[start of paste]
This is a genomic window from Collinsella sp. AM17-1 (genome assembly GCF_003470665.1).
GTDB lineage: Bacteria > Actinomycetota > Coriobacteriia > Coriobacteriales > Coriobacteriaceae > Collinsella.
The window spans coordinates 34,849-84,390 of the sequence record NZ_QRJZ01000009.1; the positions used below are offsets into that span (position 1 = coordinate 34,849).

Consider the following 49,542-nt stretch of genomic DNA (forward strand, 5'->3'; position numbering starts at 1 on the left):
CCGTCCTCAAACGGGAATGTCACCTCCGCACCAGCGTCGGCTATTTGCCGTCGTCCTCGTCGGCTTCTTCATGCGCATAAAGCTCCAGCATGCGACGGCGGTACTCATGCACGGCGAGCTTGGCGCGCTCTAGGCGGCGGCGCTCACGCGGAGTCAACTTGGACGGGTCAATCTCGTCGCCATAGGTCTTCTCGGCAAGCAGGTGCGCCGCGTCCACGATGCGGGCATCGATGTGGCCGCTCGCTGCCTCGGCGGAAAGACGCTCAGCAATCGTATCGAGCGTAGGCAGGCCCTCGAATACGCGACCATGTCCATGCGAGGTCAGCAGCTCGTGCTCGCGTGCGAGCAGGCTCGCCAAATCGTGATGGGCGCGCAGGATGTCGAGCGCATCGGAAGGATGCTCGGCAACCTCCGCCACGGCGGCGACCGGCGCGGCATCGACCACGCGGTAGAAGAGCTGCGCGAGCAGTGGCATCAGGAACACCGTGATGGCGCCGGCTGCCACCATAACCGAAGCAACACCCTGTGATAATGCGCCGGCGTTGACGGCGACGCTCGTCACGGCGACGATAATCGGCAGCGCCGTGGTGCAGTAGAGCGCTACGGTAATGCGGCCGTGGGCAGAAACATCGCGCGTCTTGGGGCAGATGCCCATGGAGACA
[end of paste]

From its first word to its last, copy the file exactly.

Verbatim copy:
This is a genomic window from Collinsella sp. AM17-1 (genome assembly GCF_003470665.1).
GTDB lineage: Bacteria > Actinomycetota > Coriobacteriia > Coriobacteriales > Coriobacteriaceae > Collinsella.
The window spans coordinates 34,849-84,390 of the sequence record NZ_QRJZ01000009.1; the positions used below are offsets into that span (position 1 = coordinate 34,849).

Consider the following 49,542-nt stretch of genomic DNA (forward strand, 5'->3'; position numbering starts at 1 on the left):
CCGTCCTCAAACGGGAATGTCACCTCCGCACCAGCGTCGGCTATTTGCCGTCGTCCTCGTCGGCTTCTTCATGCGCATAAAGCTCCAGCATGCGACGGCGGTACTCATGCACGGCGAGCTTGGCGCGCTCTAGGCGGCGGCGCTCACGCGGAGTCAACTTGGACGGGTCAATCTCGTCGCCATAGGTCTTCTCGGCAAGCAGGTGCGCCGCGTCCACGATGCGGGCATCGATGTGGCCGCTCGCTGCCTCGGCGGAAAGACGCTCAGCAATCGTATCGAGCGTAGGCAGGCCCTCGAATACGCGACCATGTCCATGCGAGGTCAGCAGCTCGTGCTCGCGTGCGAGCAGGCTCGCCAAATCGTGATGGGCGCGCAGGATGTCGAGCGCATCGGAAGGATGCTCGGCAACCTCCGCCACGGCGGCGACCGGCGCGGCATCGACCACGCGGTAGAAGAGCTGCGCGAGCAGTGGCATCAGGAACACCGTGATGGCGCCGGCTGCCACCATAACCGAAGCAACACCCTGTGATAATGCGCCGGCGTTGACGGCGACGCTCGTCACGGCGACGATAATCGGCAGCGCCGTGGTGCAGTAGAGCGCTACGGTAATGCGGCCGTGGGCAGAAACATCGCGCGTCTTGGGGCAGATGCCCATGGAGACA